Have you made your call a gift?

We are in a storytelling workshop. Not just any storytelling, mind you. We are telling stories that move to act. These are stories that aim to make the audience get up and do something. Ayana Johnson, executive director of the Waitt Institute, an NGO for ocean preservation, has just finished her story and we are debriefing it with the audience, when it happens.

An audience member offers a comment that sheds new light on the meaning of a good call to action. He says that the speaker ‘had’ him with her story of wanting to be a marine biologist from the age of five and how, now that she was one, she discovered that the behavior of fish is not the problem for the ocean, it’s the behavior of people.

‘You had me and I felt the urgency,’ he says, ‘and then I was hoping so much you would tell me how I could help. I wanted you to give me something concrete to do. Now I’m left hanging.’

All dressed up with nowhere to go.

When you have done everything else right: connected with the audience, shown them why you are leading this effort, made the challenge and its urgency understandable – then your call to action is a gift to those that resonate with you or your purpose. Give them that gift. The gift of having thought out what minimal effort will have maximum impact. Give your audience the gift of the opportunity of meaningful action.

Many people are reluctant to give the call to action. They associate it with asking rather than giving. Please, please, do this for me. It goes in the direction of begging. That triggers all kind of status issues. Some are too humble to ask, some are too proud. In both cases fear of rejection is at play. By seeing your call as a gift we can bypass those unproductive emotions. And it is more than a mind-trick. There is a real gift to give. Because making your call simple and meaningful is far from easy. As Richard Branson said:

Any fool can make something complicated. It is hard to make something simple.”

Consider the plight of two health researchers, Steve Booth-Butterfield and Bill Reger-Nash, professors at West Virginia University. They are quoted in the Heath brothers’ excellent bookSwitch as looking for ‘ways to persuade people to eat a healthier diet. From past research, they knew that people were more likely to change when the new behavior expected of them was crystal clear, but unfortunately, “eating a healthier diet” was anything but.’

As they were mulling this over and brainstorming approaches, they came across research on milk. They learned that besides being a great source of calcium, ‘milk is also the single largest source of saturated fat in the typical American’s diet. In fact, calculations showed something remarkable: If Americans switched from whole milk to skim or 1% milk, the average diet would immediately attain the USDA recommended levels of saturated fat.’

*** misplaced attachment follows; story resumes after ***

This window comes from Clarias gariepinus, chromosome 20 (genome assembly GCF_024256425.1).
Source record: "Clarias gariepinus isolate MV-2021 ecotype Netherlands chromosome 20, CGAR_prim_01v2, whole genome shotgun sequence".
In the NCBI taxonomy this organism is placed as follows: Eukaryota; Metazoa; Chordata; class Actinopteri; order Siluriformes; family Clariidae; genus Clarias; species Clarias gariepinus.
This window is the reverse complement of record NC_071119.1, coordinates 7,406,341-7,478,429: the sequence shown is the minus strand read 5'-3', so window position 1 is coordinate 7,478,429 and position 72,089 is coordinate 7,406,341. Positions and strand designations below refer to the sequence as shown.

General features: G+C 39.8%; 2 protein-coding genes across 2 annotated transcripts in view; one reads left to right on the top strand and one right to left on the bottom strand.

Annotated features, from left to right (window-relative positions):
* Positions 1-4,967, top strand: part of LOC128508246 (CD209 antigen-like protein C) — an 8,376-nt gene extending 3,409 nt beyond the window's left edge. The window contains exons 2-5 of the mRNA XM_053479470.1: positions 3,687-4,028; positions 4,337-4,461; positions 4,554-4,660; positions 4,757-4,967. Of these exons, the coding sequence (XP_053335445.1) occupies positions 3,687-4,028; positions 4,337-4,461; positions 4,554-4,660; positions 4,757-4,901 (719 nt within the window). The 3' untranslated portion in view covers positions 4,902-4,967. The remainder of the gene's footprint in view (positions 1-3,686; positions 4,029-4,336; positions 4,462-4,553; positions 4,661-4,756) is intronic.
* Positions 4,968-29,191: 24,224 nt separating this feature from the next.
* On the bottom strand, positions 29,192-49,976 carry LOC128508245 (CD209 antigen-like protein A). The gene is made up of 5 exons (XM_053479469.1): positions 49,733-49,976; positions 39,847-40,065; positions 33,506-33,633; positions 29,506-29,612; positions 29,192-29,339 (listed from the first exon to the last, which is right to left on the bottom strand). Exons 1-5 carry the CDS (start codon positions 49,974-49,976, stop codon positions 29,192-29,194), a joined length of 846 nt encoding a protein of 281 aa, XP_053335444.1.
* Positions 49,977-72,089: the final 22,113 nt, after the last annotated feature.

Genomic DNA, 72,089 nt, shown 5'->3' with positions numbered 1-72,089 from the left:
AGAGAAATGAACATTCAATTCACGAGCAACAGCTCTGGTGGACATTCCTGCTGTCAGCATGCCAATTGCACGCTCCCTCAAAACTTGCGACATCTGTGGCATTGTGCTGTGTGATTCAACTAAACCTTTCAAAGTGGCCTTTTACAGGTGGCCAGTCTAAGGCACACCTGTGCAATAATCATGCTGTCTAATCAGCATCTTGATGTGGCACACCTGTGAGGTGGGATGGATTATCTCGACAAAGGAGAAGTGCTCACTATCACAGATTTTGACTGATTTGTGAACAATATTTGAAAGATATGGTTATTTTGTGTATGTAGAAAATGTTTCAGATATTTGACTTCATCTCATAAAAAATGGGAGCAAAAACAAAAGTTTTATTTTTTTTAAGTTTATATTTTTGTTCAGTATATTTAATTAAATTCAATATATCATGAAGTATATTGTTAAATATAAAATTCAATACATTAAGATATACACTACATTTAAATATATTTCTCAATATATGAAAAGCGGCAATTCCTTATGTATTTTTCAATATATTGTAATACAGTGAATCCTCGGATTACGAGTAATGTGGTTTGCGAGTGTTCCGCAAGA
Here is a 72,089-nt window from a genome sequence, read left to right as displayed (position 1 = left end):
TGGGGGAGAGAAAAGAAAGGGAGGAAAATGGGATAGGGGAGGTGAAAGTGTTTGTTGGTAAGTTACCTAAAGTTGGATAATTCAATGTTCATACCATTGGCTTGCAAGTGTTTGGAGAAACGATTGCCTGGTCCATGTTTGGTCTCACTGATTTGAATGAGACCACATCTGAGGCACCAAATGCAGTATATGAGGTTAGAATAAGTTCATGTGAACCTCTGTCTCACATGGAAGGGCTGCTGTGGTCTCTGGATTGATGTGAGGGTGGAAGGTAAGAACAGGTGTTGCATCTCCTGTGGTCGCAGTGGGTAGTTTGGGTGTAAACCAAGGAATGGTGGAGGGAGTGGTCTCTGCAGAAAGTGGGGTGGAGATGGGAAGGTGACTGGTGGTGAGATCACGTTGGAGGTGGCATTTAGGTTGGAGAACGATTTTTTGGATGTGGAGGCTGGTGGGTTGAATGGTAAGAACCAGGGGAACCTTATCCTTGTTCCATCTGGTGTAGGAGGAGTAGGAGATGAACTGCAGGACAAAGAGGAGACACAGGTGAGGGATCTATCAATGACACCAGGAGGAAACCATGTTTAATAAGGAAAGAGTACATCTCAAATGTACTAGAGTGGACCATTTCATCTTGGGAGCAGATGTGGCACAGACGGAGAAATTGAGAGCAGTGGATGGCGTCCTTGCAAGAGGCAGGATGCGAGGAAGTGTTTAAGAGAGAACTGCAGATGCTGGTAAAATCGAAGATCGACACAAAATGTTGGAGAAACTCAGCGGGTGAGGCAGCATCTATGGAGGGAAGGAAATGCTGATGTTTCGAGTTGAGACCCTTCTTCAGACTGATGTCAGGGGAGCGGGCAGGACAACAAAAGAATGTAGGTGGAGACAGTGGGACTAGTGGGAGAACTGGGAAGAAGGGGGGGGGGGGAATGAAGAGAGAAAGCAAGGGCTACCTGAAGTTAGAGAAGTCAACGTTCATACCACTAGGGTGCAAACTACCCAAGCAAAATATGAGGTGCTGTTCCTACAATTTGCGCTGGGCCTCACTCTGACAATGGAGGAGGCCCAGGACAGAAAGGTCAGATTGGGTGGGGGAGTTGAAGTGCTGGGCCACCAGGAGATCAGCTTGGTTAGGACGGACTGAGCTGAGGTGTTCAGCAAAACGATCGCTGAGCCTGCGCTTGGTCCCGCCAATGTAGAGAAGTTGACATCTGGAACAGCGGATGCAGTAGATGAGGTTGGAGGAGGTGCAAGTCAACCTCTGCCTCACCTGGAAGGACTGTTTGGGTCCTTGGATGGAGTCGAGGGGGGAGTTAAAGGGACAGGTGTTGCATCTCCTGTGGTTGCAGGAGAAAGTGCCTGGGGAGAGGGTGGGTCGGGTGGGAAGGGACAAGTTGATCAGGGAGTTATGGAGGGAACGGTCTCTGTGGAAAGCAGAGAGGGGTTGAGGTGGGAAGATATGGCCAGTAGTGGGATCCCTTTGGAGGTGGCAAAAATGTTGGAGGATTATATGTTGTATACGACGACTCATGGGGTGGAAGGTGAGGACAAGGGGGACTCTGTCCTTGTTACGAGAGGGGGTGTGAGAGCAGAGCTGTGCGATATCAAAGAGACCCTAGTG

Their call to action became ‘switch to skimmed milk.’ They ran a two-week campaign in two regions and saw the market share of skimmed milk rise permanently from 18% to 35%. They worked hard to find a call to action that was simple and doable. In a sense, that was their gift to the people of West Virginia. The research and effort that went in to finding the right call to action is what made the difference.

Your call to action may be only 10% of the story you tell to further your cause. But perhaps it deserves 90% of your effort and genius to make it the right one. Remember, any fool can make it complicated or vague.

So what happened next in our workshop? The audience chipped in, considering and proposing options. Someone said that ‘Stop eating shrimp’ was something that Ayana herself had advocated. She smirked and said she hadn’t wanted to bother them with it again. Now we saw it differently, because she had done the rest of the storytelling right and got us all dressed up for a party. Giving the right call to action – simple and concrete -wasn’t bothering us. It was a gift. It was giving us all a party to go to.

Find out more at www.thnk.org

The other side of the stick: How to receive feedback

“Do you think a person can get too much feedback?” – He had come up to me during drinks after a THNK evening session, on one of those nights where there seems to be no barriers to the topic of conservation. He was one of our younger participants, certainly a few years under the average age of 38. What he asked got me thinking. It was also quite touching, especially because of the earnestness with which he asked the question.